For anyone reading this who doesn't believe in miracles, it could be argued that this dramatic pain relief and mobility was due to the medical intervention, not divine. That's fine. I believe that every good gift comes from the Father, even when it comes through human hands. 


In highly technical medical jargon, I was experiencing a phase called the "honeymoon period." This is when the drugs are working well enough to provide 24/7 relief. For some people, especially those with young adult onset PD, this phase can last 3 to 5 years. For me it lasted about 5 months. The next phase also comes with highly technical medical jargon. It is called "On and Off." I don't know who comes up with these terms, but at least my spell check recognizes them!

Sunday, May 1, 2011

Videos of my 2 year check up after DBS implant surgery

Here's an example of my lack of computer technical finesse: it took me all evening, with Derek's help, to post these pictures. We finally got them in the right order, but I couldn't get any text to go with the pictures, so I decided just to write the script in a new entry.

In April, 2008 I underwent an 11 hour surgery, awake so that I could answer questions, move my fingers and toes, and let them know which body part was being assaulted with an electrical charge.

I can't believe it has been 3 years since I emerged from the hospital with my hair shaved off at the front, sporting 18 shiny metal staples on my scalp. Sorry, no one took any pictures of me.

Next week I go in for my 3 year check up, so hopefully I will get a new set of videos. In the following pictures, I was doing office calisthenics and hallway runway walking, repeating the whole thing 4 times. In the first video, I am unmedicated, but my Deep Brain Stimulator is on. In the second, my stimulator is off as well. As you can see, I was unable to walk even with help. In the third video, I have taken my meds, and in the fourth my stimulator was turned back on.

On & Off

video
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video video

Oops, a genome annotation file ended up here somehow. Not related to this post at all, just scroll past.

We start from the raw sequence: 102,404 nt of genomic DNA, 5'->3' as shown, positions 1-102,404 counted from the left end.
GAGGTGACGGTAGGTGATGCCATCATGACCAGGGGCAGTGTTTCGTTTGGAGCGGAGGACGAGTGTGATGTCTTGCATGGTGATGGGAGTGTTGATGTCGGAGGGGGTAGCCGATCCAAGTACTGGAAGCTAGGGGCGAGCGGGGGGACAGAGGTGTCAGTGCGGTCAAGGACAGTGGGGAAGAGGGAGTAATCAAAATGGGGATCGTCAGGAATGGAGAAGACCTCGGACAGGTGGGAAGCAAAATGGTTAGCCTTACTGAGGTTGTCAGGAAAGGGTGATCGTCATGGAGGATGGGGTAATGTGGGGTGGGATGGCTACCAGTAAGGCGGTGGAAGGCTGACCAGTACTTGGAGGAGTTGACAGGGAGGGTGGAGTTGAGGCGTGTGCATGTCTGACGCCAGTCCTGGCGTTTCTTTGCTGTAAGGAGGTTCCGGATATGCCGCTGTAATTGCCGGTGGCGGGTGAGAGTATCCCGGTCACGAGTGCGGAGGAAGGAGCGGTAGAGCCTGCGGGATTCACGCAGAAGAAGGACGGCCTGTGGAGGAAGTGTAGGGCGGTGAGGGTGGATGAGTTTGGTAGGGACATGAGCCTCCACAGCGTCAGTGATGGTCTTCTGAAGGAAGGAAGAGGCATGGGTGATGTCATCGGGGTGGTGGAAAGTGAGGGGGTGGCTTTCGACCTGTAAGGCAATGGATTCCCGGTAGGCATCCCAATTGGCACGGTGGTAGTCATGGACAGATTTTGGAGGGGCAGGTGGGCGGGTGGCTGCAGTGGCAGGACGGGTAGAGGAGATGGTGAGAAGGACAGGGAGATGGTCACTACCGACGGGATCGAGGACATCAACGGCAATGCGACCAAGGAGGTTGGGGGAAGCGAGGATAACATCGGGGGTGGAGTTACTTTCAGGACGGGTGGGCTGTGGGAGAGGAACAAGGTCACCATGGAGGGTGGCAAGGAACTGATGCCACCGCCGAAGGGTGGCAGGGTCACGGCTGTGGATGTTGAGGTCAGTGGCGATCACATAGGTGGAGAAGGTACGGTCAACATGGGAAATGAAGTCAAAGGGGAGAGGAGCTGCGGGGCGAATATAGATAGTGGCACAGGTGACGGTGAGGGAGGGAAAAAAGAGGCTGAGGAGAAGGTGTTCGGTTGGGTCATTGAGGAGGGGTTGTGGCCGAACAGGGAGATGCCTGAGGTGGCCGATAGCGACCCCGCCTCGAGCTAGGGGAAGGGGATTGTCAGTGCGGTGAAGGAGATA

Thursday, April 28, 2011

My story, part 3

You may have noticed that it has been awhile since I left off at the darkest point in my life. I tried a few times to continue the story, but I just couldn't get myself to go back there.


So I will just say that I spent about two years in the depths of despair. Any time anyone asked me how I was doing, I would burst into tears. I walked with a cane, and it was very tough to do anything because nothing on my left side was working. I needed my right hand to hold the cane and my left hand was useless.


I went to specialists, and came to the conclusion that medical diagnosis is not an exact science. I went to one rheumatologist who said I had rheumatoid arthritis. He prescribed a bunch of medication, which didn't help, so my family doctor just kept adding higher doses and more prescriptions for RA. Less than a year later, I went back to the same rheumatologist. Now he said I definitely did not have RA, but I did have fibromyalgia. I had researched fibromyalgia, and asked my family doctor about it, and he told me I didn't have it.


I got sent to a pain specialist. After she examined me, I realized that her speciality was inflicting pain. She told me to take a vacation. My doctor sent me to another rheumatologist for a second opinion. Turned out that he had the office next door to the first one, and had pretty much the same bedside manners. He didn't know why I was there when I had already been diagnosed by his partner.